The ability to reproduce can be frightening


Robin Roberts writes: “A witch is a type of female alien in a literary tradition that begins with Mary Wollstonecraft Shelley’s Frankenstein. In Shelley’s novel, there are no central female characters, and the female mate for Frankenstein’s ‘monster’ never even draws a breath. Victor Frankenstein is so horrified by the prospect of the monster reproducing, and of the possibility that the female creature would prefer him to the monster, that he destroys her body in disgust. This female creature is the first of a long series of female aliens, creatures who are frightening not only because of their superhuman powers, but also because of their ability to reproduce. The creature in Aliens, the tremendously popular science fiction film, provides one contemporary example of a depiction of a female alien.” (18)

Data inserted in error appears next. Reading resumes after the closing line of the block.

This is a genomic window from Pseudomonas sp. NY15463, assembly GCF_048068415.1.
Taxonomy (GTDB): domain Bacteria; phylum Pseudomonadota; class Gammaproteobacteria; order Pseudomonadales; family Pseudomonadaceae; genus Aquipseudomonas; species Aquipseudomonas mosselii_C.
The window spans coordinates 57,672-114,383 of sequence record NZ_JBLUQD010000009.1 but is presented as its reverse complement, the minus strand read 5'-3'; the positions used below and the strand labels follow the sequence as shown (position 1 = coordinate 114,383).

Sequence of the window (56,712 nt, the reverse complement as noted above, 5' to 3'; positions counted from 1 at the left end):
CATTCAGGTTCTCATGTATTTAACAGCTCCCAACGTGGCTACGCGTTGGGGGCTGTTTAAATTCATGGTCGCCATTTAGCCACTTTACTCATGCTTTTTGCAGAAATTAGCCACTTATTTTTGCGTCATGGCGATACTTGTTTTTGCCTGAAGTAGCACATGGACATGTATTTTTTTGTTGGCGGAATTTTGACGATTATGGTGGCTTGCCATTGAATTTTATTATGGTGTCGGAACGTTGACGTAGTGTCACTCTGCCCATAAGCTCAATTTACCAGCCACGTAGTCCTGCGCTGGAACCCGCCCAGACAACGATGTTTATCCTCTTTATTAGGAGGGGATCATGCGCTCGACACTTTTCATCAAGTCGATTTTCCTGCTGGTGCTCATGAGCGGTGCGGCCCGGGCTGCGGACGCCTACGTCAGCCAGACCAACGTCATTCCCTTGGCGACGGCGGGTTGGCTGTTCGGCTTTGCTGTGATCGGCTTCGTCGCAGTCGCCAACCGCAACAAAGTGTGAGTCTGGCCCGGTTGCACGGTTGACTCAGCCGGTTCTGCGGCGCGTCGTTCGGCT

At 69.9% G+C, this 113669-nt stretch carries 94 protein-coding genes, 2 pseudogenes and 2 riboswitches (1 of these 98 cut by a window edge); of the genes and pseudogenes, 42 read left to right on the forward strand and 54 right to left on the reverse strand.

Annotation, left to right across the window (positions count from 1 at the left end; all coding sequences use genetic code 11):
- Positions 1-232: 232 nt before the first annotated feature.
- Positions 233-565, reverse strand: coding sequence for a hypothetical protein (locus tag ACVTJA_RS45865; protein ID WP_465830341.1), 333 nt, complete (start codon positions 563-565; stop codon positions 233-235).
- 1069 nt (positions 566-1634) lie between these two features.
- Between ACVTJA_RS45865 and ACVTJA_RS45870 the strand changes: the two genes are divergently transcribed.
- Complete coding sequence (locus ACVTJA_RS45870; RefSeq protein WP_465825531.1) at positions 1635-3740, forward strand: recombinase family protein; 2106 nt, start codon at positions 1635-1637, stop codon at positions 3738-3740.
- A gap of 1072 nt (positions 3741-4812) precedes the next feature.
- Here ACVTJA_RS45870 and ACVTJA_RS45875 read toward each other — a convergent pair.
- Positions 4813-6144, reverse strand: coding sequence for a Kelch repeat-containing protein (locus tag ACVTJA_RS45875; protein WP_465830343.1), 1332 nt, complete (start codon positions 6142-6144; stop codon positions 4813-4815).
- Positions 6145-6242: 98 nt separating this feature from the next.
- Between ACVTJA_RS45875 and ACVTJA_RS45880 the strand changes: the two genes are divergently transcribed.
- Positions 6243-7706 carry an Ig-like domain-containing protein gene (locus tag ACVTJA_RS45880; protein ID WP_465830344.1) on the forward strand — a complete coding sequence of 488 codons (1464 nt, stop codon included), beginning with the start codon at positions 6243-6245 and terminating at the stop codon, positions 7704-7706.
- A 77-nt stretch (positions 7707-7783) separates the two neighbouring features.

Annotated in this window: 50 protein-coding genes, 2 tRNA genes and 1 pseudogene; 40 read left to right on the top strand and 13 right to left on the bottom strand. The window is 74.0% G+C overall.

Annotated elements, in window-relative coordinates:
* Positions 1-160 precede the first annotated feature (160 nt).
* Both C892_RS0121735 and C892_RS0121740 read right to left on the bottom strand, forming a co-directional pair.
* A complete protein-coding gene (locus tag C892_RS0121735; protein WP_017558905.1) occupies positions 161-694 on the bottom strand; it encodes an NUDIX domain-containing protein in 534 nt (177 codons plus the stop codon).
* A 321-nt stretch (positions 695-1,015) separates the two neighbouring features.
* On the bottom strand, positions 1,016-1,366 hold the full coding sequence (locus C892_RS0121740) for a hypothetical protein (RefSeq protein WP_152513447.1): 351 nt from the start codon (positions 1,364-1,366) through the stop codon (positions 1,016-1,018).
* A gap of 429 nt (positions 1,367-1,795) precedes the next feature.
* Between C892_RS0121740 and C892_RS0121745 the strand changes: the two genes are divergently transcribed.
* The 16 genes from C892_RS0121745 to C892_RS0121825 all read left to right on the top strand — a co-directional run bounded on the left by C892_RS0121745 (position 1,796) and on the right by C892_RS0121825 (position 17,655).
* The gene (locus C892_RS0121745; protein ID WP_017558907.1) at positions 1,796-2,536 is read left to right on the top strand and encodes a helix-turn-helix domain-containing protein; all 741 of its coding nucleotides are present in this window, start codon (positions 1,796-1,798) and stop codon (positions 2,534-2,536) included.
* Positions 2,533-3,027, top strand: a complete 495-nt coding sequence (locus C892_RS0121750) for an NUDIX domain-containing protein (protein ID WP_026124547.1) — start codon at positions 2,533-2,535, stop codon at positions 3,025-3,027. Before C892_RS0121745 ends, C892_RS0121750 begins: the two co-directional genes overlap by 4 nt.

Roberts continues: “Traditionally feminine traits such as mothering, nurturing, reproductive powers, and sexual attractiveness to human males characterize the female alien. In many cases, the female alien is not even humanoid, but she still represents human females because of her feminine qualities. The brain ship, Helva, from McCaffrey’s The Ship Who Sang, provides one example of a female alien. Her body has been encapsulated in a ship, but despite her lack of a fully functioning human body Helva is still decidedly feminine.

As Helva and other female aliens demonstrate, the patterns of science fiction provide a starting point for an entirely different view of the future.” (19)

Ref: Robin Roberts (1996) Anne McCaffrey; A Critical Companion. Greenwood Press: Westport, CT


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